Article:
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Military construction helps shore up industry in San Diego

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Military construction in San Diego County has boomed over the past several years, with nearly 80 projects awarded in 2009 and 2010 alone, valued at approximately $2.4 billion.

The figures, from a joint report from Point Loma Nazarene University’s Fermanian Business Center and the San Diego Military Advisory Council, showed military construction has helped the San Diego economy during the recession.

"These numbers were staggering," said SDMAC President Tony Nufer, who also is a senior manager at CSC, a computer services company that does defense work.

Much of the work is being done on Camp Pendleton. New projects range from nonresidential buildings like a $563 million hospital to various bachelor enlisted quarters near the base.

Additionally, maintenance work awarded at various bases was valued at more than $420 million.

Though some of the work comes from an influx of stimulus money to the region, military construction spending has been on the rise since 2007. Military construction has quadrupled since that year.

Part of the expansion is due to Navy plans to have 60 percent of its fleet on the West Coast. Formerly, there was a 50-50 split between the West and East coasts.

This year alone spending on military construction is expected to be $1.4 billion in 2010, with a ripple effect of $2.3 billion in total economic output.

While military construction spending boomed over the past three years, civilian construction dropped from $4.5 billion in 2007 to $2.5 billion in 2009.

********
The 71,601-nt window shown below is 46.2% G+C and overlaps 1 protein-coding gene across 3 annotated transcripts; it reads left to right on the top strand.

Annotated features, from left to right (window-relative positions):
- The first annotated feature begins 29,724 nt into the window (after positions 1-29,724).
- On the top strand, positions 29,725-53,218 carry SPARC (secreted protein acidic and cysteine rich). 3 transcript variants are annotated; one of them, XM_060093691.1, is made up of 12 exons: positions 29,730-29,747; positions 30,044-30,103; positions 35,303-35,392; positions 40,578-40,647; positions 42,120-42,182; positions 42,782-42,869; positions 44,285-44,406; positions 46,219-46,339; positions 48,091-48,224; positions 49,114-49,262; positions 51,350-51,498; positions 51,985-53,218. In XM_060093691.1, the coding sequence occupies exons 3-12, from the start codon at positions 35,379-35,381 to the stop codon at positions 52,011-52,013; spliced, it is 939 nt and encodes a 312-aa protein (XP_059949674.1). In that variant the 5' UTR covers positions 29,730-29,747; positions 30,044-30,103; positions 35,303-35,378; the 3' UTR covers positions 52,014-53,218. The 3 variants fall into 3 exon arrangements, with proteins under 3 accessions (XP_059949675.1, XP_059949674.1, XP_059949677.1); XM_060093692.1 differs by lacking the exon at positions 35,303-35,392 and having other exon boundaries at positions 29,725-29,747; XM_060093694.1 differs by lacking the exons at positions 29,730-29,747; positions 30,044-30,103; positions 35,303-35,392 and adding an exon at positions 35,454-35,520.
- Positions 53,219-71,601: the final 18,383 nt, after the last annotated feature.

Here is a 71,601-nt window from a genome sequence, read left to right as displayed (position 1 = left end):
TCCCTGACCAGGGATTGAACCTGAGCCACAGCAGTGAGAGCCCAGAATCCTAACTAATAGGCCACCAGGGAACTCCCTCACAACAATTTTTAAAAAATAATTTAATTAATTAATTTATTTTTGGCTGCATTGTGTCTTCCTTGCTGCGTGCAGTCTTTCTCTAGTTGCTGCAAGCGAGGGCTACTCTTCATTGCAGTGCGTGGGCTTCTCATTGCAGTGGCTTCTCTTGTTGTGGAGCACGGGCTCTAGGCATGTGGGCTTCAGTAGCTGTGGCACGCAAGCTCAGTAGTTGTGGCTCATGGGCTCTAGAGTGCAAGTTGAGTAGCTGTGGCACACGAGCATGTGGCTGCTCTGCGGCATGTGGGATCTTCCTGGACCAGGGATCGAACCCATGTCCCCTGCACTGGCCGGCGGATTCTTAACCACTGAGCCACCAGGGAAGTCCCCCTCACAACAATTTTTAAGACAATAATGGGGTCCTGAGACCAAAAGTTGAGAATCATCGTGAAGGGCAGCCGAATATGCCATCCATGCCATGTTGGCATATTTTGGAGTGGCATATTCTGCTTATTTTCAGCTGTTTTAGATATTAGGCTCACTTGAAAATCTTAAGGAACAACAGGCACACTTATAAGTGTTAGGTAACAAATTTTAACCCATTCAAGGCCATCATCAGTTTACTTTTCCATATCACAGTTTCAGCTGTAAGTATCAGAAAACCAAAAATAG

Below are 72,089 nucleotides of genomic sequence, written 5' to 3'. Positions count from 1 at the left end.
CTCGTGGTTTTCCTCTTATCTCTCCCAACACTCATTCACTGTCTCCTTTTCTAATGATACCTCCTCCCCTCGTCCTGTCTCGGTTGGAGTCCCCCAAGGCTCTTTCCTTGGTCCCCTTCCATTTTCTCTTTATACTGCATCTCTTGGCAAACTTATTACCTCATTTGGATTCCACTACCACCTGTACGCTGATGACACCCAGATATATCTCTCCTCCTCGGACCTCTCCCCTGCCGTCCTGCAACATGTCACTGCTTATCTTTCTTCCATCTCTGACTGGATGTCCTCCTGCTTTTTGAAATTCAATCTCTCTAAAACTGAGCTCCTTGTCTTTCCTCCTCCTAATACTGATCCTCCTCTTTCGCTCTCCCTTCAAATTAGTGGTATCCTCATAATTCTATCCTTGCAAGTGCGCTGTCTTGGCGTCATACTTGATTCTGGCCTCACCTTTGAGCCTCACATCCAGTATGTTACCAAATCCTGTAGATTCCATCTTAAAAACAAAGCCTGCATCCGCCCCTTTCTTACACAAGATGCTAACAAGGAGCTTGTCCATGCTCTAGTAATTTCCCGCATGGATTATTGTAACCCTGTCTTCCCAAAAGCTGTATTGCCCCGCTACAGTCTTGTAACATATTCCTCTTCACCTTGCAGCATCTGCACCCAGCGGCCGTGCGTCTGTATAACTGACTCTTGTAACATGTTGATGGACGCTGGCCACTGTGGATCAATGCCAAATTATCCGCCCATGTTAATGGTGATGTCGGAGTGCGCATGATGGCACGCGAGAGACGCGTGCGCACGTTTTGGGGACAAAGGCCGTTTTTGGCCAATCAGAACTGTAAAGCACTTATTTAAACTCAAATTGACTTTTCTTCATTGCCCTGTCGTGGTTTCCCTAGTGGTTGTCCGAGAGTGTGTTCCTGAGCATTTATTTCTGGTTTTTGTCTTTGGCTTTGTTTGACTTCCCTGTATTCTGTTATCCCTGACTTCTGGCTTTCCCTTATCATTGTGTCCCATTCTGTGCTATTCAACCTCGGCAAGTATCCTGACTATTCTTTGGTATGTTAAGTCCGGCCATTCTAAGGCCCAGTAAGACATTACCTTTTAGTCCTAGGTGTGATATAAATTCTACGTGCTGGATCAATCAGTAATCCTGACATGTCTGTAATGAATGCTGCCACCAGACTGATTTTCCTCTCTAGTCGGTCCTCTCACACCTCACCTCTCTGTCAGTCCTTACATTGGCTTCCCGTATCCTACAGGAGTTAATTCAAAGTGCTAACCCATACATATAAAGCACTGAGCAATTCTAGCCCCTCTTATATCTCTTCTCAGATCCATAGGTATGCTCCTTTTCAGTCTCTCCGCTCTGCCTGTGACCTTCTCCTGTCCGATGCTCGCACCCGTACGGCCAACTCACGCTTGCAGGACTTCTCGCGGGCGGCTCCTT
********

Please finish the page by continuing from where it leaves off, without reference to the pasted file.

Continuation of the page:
The military money spent in the region has helped stave off a sharper downturn in the construction industry, said Lynn Reaser, the chief economist of PLNU's Fermanian Business Center.

"We see a huge ripple effect throughout the economy," she said.

The study said there is an additional $75 of economic output for every $100 spent on military construction.

The study estimated military construction spending would create 15,500 jobs in 2010.

"It's important to realize these are good jobs we're creating. They earn good salaries," Reaser said. "If you look at the ripple effect, the average job that will be created as a result of military spending will pay about $62,000 per year in 2010."

The largest chunk of construction spending in 2010 and 2009 was a $563 million hospital on Camp Pendleton that was awarded through the national stimulus plan.

Reaser said stimulus funding has made significant contributions to military construction growth over the past couple years, and added that the primary driver of increased spending has been the Department of Defense.

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Point Loma Nazarene University, Fermanian Business Center

Company Website

3900 Lomaland Dr.
San Diego, CA 92106

Point Loma Nazarene University, Fermanian Business Center Executive(s):

Randy Ataide

  • Director

Lynn Reaser

  • Chief Economist

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